Letter from the Editor: Are You Teaching Students to Use Their “Tools”?
Mom and my sister--both teachers--find it funny that I ended up working for a website called Teach.com. “You just couldn’t escape,” my mom likes to laugh. A love of sharing information is in our blood. But I try to do more listening than talking around my mom. When she talks, I always learn something.
While waiting for the fireworks to start on Independence Day this year, my mom and I were discussing, of all things, word problems. My mom complained that her students hated them, which never made much sense to her.
“Saying that you like fractions or that you like algebra, but you don’t like word problems... that's basically saying you like having a box full of tools, but you don't like fixing anything with them.”
My mom revealed, in true destined-to-be-a-teacher form, that she used algebra to figure out her roommates’ share of the phone bill back in college (with long distance calls impressively taken into account). This really amazed me because the mere act of applying classroom skills to real life is something that’s taken me years to figure out.
“If you were going to get your car fixed, would you be impressed with a mechanic that shows you his tools but doesn't know how to fix anything? ‘Look, I have a ratchet! I have a screwdriver!’"
I remember, for example, being presented with a sheet of music by my drum teacher back in high school. He waited for me to play while I just blinked, overwhelmed by notes with other little note markings all over the page (my vocabulary for these fails me even now).
“I don’t know what these things are,” I stammered.
“Yes you do,” my teacher told me. “We learned ratamacues at your lesson last week.”
That was technically true. My weekly lessons always consisted of practicing rudiments--sticking patterns like paradiddles or ratamacues--that we’d go over over and over again, honing their precision and execution through repetition. But it hadn't occurred to me that I’d some day find them in a piece of music at band practice--or that they ever show up in music at all. In my mind, ratamacues lived neatly laid out, one after another, uniform and separate, in my practice book.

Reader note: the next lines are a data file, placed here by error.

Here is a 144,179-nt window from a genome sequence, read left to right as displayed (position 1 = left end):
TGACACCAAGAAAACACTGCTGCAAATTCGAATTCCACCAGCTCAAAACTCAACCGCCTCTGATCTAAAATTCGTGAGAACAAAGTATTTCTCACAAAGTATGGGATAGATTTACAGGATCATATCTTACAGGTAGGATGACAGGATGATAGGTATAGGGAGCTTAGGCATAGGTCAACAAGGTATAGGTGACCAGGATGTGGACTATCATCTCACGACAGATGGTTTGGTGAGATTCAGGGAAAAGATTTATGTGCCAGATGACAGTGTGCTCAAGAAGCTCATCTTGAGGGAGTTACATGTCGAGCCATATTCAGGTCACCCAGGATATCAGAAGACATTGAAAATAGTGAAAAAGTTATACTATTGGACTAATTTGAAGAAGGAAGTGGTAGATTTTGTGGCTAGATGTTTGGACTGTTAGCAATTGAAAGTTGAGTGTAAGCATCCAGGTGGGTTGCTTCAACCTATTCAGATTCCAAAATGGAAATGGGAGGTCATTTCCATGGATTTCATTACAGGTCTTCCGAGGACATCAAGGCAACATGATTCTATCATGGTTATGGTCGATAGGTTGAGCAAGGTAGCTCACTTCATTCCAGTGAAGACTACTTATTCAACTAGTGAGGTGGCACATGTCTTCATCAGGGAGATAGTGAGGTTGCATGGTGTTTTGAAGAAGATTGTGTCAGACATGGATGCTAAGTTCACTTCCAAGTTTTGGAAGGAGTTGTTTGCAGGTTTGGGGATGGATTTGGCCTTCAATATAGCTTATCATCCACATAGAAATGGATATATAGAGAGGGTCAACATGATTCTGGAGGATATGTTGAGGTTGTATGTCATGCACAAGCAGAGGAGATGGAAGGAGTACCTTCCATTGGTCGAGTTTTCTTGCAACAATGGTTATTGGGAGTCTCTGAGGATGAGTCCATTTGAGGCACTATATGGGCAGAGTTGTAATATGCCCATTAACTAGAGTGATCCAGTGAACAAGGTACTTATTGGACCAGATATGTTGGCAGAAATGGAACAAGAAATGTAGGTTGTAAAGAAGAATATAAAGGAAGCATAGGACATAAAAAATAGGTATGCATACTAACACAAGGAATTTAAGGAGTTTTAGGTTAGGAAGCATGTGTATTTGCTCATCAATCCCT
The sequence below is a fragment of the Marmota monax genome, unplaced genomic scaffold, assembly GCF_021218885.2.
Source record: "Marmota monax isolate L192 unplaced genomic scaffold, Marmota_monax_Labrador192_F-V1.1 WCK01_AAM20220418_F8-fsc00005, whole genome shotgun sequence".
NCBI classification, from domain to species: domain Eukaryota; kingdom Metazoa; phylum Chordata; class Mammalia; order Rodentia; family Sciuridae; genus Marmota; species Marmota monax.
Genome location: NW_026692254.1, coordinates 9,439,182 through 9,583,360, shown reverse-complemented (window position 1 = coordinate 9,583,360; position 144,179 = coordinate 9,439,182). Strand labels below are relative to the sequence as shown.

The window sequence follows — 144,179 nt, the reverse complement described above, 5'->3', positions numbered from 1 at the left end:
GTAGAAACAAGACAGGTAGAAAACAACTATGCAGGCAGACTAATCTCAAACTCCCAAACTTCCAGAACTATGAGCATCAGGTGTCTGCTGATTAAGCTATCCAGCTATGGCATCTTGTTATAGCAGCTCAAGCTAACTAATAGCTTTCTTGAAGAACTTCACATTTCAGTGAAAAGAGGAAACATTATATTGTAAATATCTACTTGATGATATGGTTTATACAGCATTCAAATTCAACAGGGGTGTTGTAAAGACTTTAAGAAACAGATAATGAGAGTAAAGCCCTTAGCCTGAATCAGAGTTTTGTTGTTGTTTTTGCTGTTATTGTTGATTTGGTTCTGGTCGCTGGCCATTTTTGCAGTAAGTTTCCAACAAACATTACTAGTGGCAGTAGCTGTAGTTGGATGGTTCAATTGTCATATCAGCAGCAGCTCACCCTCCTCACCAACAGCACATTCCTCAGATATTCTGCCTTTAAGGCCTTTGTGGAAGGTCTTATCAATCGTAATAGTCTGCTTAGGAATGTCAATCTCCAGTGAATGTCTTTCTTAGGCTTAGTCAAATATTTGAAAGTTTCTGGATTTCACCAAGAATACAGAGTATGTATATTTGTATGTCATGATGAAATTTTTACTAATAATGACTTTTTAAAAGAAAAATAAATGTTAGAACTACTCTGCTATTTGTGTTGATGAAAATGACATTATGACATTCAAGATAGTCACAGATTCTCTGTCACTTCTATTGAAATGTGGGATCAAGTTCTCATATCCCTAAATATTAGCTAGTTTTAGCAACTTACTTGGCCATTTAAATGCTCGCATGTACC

Ratamacues as half notes? As quarter notes? In a measure alongside rolls and rim shots? That wasn’t what we had learned.
I told this story to my mom, still waiting for the sun to go down, and she immediately understood. “It’s something so many teachers completely forget to tell their students: to apply their knowledge.” She told me she asks her classes, “If you were going to get your car fixed, would you be impressed with a mechanic that just showed you his tools? ‘Look, I have a ratchet! I have a screwdriver!’ That’s how silly it sounds when you say, ‘I can play a ratamacue! But not a song.’ Or, ‘I like algebra! But I just want to solve for “x,” not for how much each banana costs at the grocery store.’ It doesn’t make sense. And that’s where we’re failing students.”
I thought about my academic career with a twinge of regret. Why didn’t I make a math problem out of square footage vs. cost-per-room for that shared apartment instead of guessing (and overpaying)? Why didn’t I connect learning French to travelling some day, instead of just trying to pass the weekly quizzes?
The fireworks finally started but my own ideas about independence had just kicked into action. We often think of teachers as supporting figures in students' lives, but self-sufficiency is an important lesson too.
Are we teaching it?